No molecule left unchecked
New X-ray technology is about to make it a lot harder to plant a bomb on a plane
Arielle Duhaime-Ross • March 26, 2013
With coherent scatter imaging under development, X-ray machines are about to get a lot more sophisticated [Image credit: Morpho]
The undercover security officer, dressed in “civvies” – civilian clothing – dropped his bag onto the conveyor belt. The woman operating the X-ray machine, his colleague, paid him no attention. She was busy riffling through the work schedule ledger, figuring out how many hours she would work the following week. So the dummy bomb the officer had placed in the bag sailed through the scanner, unnoticed and unchecked.
Gaffes like the one that occurred on Oct. 4, 2012, at Manchester Airport in the U.K., don’t occur regularly. If they did, we would all be a lot more reluctant to hop on a plane. Maybe the woman operating the X-ray machine was having an off day. If she wasn’t then, she certainly did from that moment on – her superiors suspended her for six months for failing the drill. But the Manchester incident highlights the deficiencies of our current airport security systems, where machines that rely on the same technology “that has been used for 100 years,” says David Brady, head of the Duke Imaging and Spectroscopy Program at Duke University, continue to be used to protect us from crazed bombers and terrorist plots.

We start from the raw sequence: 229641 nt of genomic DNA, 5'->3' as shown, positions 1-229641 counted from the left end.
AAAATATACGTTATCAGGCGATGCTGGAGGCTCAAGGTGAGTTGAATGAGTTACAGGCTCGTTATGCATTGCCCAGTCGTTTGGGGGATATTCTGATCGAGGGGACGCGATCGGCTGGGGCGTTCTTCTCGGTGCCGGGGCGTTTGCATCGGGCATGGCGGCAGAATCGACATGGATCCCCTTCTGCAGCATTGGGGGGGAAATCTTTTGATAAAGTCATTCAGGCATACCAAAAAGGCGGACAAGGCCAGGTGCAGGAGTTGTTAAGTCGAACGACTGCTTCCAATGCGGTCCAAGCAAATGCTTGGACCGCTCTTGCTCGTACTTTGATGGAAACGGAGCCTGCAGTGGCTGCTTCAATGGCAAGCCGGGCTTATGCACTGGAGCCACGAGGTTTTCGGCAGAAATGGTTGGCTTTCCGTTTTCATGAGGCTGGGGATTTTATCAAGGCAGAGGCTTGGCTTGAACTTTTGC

But Brady thinks we have reached a turning point in X-ray technology. New detection systems will soon go far beyond displaying simple outlines of the objects in a suitcase; they will detect the exact molecular structure of a bag’s contents. More precise than bomb-sniffing dogs and a lot more reliable (dogs are notorious for only being able to work for four hours at a time – and that’s on a good day), this revolutionary technology, called X-ray scatter, will override the risk posed by absent-minded X-ray machine operators. And the U.S. Department of Homeland Security is doing everything it can to speed this process along, including bringing together some of the world’s most secretive scientists – bomb-detection experts.